There are various reasons for why Businesses favour the use of opt-outs. Barnard, Deakin and Hobbs found that it would not be sufficient to have a 48 hour week and it would ‘impair efficiency,’ businesses would be at a greater advantages especially those firms who have a lot of workload with demands that have to be met. Having the opt-out would mean that their staff could work ensure the work is completed, maintaining the flexibility for the business. Whilst I agree with this especially with regards to e.g. City Law firms, I feel that the health of the employees outweighs the need for efficiency and working long hours leads to increased stress levels which in turn result in employees taking sick leave resulting in higher costs for the employer. The employers also argued that if it was not for the opt-out recruiting more staff would lead to problems such as the need for more car parking spaces, equipment etc. Further to this, a significant argument would be that the employees that were already employed already have the sufficient knowledge, training and experience, recruiting more staff would lead to additional costs and delay. An interview with an investment bank showed that usually one employee would deal with one client because they had the background knowledge relating to that person and it is more professional for them to continue dealing with the same person as opposed to swapping and changing. 
In the follow up study by Fiona Neathy  found that since the cessation of seven day working week, a security company saw a decline in hours worked shorter hours had led to “greater potential flexibility"  for the company to meet the needs of customers and resolve emergencies. The HR manager of a food manufacturer reported that a shift based system was introduced to ensure that those who had opted-out were still within the limit over the 17 week period. However, the cost implications were seen by the retail company as a problem because they had to amend the way holiday pay was calculated. Finally, the contracting company had incurred costs due to employing new staff however, the good thing about this was because they did not have to pay overtime, this balanced itself out.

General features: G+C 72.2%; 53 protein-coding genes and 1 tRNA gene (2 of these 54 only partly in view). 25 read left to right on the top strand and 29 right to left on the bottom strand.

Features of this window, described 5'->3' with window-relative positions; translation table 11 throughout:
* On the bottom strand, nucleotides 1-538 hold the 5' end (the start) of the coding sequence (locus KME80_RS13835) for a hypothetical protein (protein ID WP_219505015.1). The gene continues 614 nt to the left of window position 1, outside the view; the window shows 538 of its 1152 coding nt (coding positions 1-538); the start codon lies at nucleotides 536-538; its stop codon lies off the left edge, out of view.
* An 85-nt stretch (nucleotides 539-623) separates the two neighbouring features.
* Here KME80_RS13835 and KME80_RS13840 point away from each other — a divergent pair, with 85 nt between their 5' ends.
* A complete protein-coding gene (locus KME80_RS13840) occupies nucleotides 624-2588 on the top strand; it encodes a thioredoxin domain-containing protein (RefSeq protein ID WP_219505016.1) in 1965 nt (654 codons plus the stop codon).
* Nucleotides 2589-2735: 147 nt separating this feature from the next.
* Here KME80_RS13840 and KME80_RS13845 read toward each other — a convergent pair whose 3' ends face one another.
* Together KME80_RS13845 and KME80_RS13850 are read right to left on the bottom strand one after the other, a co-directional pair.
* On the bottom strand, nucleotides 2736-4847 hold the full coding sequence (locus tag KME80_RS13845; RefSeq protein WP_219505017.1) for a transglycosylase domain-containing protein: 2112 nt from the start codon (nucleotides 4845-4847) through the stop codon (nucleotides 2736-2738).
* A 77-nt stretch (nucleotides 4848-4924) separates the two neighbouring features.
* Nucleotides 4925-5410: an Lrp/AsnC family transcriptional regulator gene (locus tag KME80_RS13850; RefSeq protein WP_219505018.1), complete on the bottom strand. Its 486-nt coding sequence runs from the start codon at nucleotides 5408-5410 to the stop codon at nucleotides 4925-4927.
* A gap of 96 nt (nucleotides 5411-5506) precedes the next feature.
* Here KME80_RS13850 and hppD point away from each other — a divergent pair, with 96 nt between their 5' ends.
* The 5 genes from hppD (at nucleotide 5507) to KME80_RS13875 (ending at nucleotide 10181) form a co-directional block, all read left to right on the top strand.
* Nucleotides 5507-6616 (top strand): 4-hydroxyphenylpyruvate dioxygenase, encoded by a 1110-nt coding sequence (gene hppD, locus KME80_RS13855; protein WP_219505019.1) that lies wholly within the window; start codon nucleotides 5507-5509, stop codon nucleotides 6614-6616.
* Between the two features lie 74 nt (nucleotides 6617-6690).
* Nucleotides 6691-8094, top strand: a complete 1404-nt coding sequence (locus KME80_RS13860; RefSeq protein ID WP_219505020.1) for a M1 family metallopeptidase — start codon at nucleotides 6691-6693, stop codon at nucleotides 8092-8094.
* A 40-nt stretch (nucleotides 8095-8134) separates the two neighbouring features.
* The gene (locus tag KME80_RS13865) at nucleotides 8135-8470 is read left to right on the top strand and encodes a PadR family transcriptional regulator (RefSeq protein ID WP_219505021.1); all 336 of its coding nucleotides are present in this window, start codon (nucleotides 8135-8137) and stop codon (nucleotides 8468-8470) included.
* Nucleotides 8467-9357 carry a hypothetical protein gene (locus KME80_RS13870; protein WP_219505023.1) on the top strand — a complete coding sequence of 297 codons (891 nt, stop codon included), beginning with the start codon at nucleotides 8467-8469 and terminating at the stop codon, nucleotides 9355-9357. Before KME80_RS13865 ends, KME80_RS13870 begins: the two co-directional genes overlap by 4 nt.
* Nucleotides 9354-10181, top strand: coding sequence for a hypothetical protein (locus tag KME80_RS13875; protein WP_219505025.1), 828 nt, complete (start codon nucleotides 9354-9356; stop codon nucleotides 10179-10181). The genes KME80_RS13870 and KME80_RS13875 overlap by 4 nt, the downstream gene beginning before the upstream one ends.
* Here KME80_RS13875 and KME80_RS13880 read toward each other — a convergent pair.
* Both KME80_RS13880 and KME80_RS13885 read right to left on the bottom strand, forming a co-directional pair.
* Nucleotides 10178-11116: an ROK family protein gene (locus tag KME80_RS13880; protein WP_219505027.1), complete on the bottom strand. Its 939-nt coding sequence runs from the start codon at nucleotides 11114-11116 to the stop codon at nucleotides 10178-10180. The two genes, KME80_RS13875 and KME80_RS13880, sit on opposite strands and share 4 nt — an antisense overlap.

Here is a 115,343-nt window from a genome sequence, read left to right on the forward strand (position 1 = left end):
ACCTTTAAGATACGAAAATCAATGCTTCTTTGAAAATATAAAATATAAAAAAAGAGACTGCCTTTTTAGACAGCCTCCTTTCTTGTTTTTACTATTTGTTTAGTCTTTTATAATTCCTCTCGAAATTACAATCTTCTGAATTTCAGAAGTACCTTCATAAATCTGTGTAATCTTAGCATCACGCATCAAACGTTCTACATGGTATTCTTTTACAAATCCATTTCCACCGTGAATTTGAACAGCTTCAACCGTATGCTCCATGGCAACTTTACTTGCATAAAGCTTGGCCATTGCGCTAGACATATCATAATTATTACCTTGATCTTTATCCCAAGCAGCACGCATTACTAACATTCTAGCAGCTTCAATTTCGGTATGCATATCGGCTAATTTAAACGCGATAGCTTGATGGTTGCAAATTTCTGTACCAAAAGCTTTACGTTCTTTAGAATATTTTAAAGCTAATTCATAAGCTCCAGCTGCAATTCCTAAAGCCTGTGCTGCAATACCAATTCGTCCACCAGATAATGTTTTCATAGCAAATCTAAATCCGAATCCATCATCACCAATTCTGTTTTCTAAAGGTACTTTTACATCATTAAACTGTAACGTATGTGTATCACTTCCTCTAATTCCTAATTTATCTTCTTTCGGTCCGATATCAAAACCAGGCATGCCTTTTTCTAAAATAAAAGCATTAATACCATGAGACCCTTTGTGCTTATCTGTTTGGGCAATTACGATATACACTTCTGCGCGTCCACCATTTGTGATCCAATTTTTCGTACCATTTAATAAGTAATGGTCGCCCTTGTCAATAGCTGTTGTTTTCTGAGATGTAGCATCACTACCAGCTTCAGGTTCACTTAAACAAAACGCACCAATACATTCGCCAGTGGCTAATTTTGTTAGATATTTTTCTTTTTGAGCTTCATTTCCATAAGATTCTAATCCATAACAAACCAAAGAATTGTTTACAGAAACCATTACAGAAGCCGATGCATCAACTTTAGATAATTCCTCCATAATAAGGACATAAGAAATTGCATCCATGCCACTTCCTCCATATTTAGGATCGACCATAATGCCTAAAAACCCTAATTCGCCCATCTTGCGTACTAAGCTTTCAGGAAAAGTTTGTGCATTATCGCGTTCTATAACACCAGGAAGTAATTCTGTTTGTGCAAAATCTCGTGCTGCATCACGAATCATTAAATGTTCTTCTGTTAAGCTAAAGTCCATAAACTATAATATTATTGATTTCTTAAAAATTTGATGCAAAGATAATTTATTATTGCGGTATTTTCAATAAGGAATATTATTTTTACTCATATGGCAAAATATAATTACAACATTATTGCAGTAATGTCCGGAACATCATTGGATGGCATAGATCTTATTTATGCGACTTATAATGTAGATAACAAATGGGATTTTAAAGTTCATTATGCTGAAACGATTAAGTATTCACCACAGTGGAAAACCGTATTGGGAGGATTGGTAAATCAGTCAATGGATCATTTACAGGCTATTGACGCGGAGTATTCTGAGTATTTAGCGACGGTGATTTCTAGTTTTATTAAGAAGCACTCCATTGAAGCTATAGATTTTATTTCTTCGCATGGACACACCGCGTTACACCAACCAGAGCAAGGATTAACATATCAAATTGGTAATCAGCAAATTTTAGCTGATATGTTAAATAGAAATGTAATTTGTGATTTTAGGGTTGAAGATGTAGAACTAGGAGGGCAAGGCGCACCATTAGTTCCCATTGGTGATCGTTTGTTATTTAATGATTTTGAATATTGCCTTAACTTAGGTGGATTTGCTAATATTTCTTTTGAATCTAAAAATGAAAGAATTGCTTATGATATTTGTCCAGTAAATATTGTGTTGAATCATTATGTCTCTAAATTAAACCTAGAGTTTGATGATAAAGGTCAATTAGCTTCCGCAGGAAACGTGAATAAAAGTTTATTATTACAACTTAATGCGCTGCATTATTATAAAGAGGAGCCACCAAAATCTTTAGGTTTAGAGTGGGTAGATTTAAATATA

In conclusion, the law seems to protect individuals and tries to simultaneously maintain flexibility for businesses. Some businesses have implemented the Regulations and seen a positive difference however some have seen no difference at all. Even after the 1998 Regulations there have been further amendments however, this is still a grey area in law and is in definite need of reform.